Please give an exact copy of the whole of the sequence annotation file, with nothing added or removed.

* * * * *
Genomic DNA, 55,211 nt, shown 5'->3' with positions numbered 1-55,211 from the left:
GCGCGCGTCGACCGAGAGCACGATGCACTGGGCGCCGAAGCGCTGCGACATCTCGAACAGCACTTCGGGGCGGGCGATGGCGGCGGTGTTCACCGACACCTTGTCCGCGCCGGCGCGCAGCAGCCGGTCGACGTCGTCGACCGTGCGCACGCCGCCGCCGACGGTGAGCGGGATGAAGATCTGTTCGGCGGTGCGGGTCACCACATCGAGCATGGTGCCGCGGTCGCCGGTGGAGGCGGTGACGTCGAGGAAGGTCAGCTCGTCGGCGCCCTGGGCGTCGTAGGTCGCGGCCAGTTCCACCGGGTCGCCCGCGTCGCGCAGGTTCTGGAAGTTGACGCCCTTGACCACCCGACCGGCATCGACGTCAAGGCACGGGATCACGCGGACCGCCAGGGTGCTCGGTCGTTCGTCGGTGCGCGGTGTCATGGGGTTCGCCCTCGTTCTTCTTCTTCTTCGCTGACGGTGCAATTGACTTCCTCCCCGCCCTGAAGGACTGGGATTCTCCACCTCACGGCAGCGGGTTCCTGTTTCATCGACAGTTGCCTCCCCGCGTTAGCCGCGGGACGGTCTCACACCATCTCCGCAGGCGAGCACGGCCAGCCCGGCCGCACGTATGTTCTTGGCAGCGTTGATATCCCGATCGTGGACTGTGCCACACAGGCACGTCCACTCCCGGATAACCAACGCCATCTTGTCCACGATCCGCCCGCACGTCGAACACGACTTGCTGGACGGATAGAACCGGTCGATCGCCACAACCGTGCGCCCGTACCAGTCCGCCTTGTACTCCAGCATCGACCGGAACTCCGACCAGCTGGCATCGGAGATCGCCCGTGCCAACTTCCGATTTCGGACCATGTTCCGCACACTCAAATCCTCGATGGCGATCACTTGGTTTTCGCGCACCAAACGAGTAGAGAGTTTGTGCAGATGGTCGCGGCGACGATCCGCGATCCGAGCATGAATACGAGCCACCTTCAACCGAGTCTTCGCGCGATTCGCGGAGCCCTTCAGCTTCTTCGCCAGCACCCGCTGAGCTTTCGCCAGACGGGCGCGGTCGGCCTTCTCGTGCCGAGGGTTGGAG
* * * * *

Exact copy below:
Genomic DNA, 55,211 nt, shown 5'->3' with positions numbered 1-55,211 from the left:
GCGCGCGTCGACCGAGAGCACGATGCACTGGGCGCCGAAGCGCTGCGACATCTCGAACAGCACTTCGGGGCGGGCGATGGCGGCGGTGTTCACCGACACCTTGTCCGCGCCGGCGCGCAGCAGCCGGTCGACGTCGTCGACCGTGCGCACGCCGCCGCCGACGGTGAGCGGGATGAAGATCTGTTCGGCGGTGCGGGTCACCACATCGAGCATGGTGCCGCGGTCGCCGGTGGAGGCGGTGACGTCGAGGAAGGTCAGCTCGTCGGCGCCCTGGGCGTCGTAGGTCGCGGCCAGTTCCACCGGGTCGCCCGCGTCGCGCAGGTTCTGGAAGTTGACGCCCTTGACCACCCGACCGGCATCGACGTCAAGGCACGGGATCACGCGGACCGCCAGGGTGCTCGGTCGTTCGTCGGTGCGCGGTGTCATGGGGTTCGCCCTCGTTCTTCTTCTTCTTCGCTGACGGTGCAATTGACTTCCTCCCCGCCCTGAAGGACTGGGATTCTCCACCTCACGGCAGCGGGTTCCTGTTTCATCGACAGTTGCCTCCCCGCGTTAGCCGCGGGACGGTCTCACACCATCTCCGCAGGCGAGCACGGCCAGCCCGGCCGCACGTATGTTCTTGGCAGCGTTGATATCCCGATCGTGGACTGTGCCACACAGGCACGTCCACTCCCGGATAACCAACGCCATCTTGTCCACGATCCGCCCGCACGTCGAACACGACTTGCTGGACGGATAGAACCGGTCGATCGCCACAACCGTGCGCCCGTACCAGTCCGCCTTGTACTCCAGCATCGACCGGAACTCCGACCAGCTGGCATCGGAGATCGCCCGTGCCAACTTCCGATTTCGGACCATGTTCCGCACACTCAAATCCTCGATGGCGATCACTTGGTTTTCGCGCACCAAACGAGTAGAGAGTTTGTGCAGATGGTCGCGGCGACGATCCGCGATCCGAGCATGAATACGAGCCACCTTCAACCGAGTCTTCGCGCGATTCGCGGAGCCCTTCAGCTTCTTCGCCAGCACCCGCTGAGCTTTCGCCAGACGGGCGCGGTCGGCCTTCTCGTGCCGAGGGTTGGAG